"In a sample of more than 6,000 blind tastings, we find that the correlation between price and overall rating is small and negative, suggesting that individuals on average enjoy more expensive wines slightly less."

    Link to the paper:

    Do More Expensive Wines Taste Better? Evidence from a Large Sample of Blind Tastings

    1. Paul Crawford Silver badge

      Re: A relevant study

      That is quite an interesting paper and it comes back to the same point that while we might assume the wine you should by is the one you actually enjoy, not what someone else said you should, in reality the expectation/marketing can reverse that.

    2. MiguelC Silver badge

      Re: A relevant study

      I experienced that once. A quite expensive wine was ordered by mistake (at the time we had no idea what it was and the person who chose it misread the price).

      When the check came and the wine's price was made obvious, we all drank what was left of it, now experiencing what such an expensive wine tasted like. Not that we hadn't tasted it before (and liked it), but the feeling was quite different salvaging those last precious drops from our glasses.

      1. Danny 2 Silver badge

        Re: A relevant study

        The Scottish description for that is, "It tastes better when it's grudged".

        1. CrazyOldCatMan Silver badge

          Re: A relevant study

          "It tastes better when it's grudged"

          "But tastes even better if it's free".

    3. Amentheist
      Angel

      Re: A relevant study

      What's the point of a blind study when a lot of the whole experience comes from buying it / status / being at a posh restaurant.

      PS didn't read the study, just wrote a comment, we're on the internet afterall.

  18. TRT Silver badge

    To be brutally honest...

    This kind of thing wouldn't ever happen to me, because I'd never be forking out £260 for a bottle of plonk in the first place, let alone £4,500. In fact, £26 would be pushing the limit for me - have to be a very special occasion to warrant even that much - and then it would have to be one of the ones with bubbles in it, which I've heard can be quite expensive. Most of the time, when perusing the wine list, the only sound is a tiny exhalation of disbelief followed by "Just a jug of tap water, please."

  19. smudge Silver badge
    WTF?

    Like hell "the customer didn't know"!

    In any restaurant I have been to - from a humble Beefeater upwards - the customer is always shown the bottle before it is opened, to check that it is what they ordered.

    I suspect that this customer knew damn well, and took a punt which came off.

    1. jake Silver badge

      Re: Like hell "the customer didn't know"!

      Probably not. The mid-range bottles at restaurants are usually ordered by people who are trying to impress somebody(s), but actually the silly prats have no idea what they are purchasing.

      (I'm in the business ... I hear stories.)

  20. Jason Bloomberg Silver badge
    Pint

    A tough decision

    A bottle of wine or a pint of beer a night for the next three years?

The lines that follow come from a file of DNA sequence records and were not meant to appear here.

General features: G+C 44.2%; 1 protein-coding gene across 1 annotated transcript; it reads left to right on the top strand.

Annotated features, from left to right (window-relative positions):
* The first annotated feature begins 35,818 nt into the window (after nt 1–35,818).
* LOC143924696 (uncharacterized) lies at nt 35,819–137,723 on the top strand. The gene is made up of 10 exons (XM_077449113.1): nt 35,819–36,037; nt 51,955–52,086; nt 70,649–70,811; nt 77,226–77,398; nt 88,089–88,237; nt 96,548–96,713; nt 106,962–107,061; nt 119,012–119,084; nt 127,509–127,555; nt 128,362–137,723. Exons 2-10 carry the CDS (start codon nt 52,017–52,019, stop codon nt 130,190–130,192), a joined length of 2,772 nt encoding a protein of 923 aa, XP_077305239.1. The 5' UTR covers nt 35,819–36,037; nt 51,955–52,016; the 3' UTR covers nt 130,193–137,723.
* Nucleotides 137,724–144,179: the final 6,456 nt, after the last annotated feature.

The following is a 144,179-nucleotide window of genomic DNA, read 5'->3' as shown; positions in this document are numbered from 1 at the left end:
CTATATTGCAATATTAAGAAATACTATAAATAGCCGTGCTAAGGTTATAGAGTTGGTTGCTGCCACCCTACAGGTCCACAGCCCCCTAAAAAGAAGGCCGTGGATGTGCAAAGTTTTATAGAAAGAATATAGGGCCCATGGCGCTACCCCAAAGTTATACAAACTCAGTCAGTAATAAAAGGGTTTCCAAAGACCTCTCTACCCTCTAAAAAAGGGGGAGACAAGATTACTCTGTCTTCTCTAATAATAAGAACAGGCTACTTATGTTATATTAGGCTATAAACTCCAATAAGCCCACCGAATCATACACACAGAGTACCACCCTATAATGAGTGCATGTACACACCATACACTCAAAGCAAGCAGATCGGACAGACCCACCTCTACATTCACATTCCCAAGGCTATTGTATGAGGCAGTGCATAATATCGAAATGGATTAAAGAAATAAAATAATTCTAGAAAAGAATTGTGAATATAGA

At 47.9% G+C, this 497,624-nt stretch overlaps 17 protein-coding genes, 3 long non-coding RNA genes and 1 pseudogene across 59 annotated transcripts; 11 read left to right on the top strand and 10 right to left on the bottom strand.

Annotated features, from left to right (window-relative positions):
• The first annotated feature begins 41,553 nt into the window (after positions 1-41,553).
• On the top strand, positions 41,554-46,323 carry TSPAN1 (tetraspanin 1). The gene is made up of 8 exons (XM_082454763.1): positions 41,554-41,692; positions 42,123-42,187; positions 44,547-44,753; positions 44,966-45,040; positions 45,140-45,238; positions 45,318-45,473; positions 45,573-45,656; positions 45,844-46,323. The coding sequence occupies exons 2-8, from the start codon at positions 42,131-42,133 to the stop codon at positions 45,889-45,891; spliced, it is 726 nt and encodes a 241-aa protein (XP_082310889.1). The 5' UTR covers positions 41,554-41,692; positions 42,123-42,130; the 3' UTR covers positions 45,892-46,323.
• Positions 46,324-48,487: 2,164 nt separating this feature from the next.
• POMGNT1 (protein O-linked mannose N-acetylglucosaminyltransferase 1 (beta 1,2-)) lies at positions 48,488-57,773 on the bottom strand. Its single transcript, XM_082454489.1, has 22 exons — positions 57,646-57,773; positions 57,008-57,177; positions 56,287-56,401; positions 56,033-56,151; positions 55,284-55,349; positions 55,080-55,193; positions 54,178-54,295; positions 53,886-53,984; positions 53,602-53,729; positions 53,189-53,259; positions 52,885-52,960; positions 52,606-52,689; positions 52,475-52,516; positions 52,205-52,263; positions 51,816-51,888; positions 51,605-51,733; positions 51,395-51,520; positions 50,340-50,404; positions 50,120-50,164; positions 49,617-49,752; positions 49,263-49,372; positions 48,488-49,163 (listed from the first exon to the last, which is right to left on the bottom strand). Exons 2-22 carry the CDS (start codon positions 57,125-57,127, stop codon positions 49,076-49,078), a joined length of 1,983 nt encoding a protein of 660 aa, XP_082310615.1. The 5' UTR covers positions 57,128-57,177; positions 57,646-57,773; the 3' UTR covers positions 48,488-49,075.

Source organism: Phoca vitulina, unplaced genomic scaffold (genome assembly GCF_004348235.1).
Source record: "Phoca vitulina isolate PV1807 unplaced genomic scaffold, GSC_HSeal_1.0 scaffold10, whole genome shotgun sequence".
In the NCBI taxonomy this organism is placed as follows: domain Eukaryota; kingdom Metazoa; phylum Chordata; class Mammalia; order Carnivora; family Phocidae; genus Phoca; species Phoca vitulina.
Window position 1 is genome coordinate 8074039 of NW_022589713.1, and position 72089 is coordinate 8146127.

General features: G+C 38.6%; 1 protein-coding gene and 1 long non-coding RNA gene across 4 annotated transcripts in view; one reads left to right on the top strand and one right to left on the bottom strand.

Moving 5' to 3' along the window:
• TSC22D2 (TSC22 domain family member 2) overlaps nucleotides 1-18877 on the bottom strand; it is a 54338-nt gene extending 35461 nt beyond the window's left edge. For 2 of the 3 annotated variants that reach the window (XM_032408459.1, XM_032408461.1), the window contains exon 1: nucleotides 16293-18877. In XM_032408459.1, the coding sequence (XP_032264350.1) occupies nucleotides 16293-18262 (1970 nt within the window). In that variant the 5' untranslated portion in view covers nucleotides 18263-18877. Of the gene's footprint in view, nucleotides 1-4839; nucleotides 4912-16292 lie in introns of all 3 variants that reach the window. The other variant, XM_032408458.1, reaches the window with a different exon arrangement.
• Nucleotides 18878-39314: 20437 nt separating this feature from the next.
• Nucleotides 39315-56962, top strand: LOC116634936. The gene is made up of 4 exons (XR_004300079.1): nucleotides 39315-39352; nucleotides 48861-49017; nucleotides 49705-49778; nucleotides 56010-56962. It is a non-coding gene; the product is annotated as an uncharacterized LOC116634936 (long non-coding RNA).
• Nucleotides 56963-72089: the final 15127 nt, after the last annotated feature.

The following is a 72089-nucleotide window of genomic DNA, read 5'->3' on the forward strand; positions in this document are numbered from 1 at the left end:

I know which I'd choose.

    1. jake Silver badge

      Re: A tough decision

      For 4,500 quid, you could build a near-professional three stage homebrew setup (including kegging and temperature control) and have several pints of beer every night for the next 5 or 6 years (depending on the cost of ingredients in your area).

      1. TRT Silver badge
        Pint

        Re: A tough decision

        Here's hoping.

  21. Bob Wheeler

    The problem...

    If you order an expensive bottle of wine...

    1) You hate it and have wasted your money

    2) You love it and want a second bottle

  22. Danny 2 Silver badge

    Filter

    I bought my mum a wine filter that removes the sulphite preservatives, as cheap wine make me ill. It works, improves the taste too.

    It seems the restaurant shouldn't have blabbed about this on social media though. It's just advertising to every crook and conman that it carries £4,500 wines. Watch the third season of Sneaky Pete if you want to know how this ends.

  23. vapourEyz

    Facepalm !

    I looked at the title and thought what the hell has GNU done now...

  24. Amentheist
    Joke

    Eeeer

    It's grim up noorf?

  25. AIBailey Silver badge

    Should have gone with an Australian wine...

    A lot of people in this country pooh-pooh Australian table wines. This is a pity, as many fine Australian wines appeal not only to the Australian palette, but also to the cognoscenti of Great Britain.

    'Black stump Bordeaux' is rightly praised as a peppermint flavoured Burgundy, whilst a good 'Sydney Syrup' can rank with any of the world's best sugary wines.

    'Chateau Bleu', too, has won many prizes; not least for its taste, and its lingering afterburn.

    'Old Smokey, 1968' has been compared favourably to a Welsh claret, whilst the Australian wino society thouroughly recommends a 1970 'Coq du Rod Laver', which, believe me, has a kick on it like a mule: 8 bottles of this, and you're really finished -- at the opening of the Sydney Bridge Club, they were fishing them out of the main sewers every half an hour.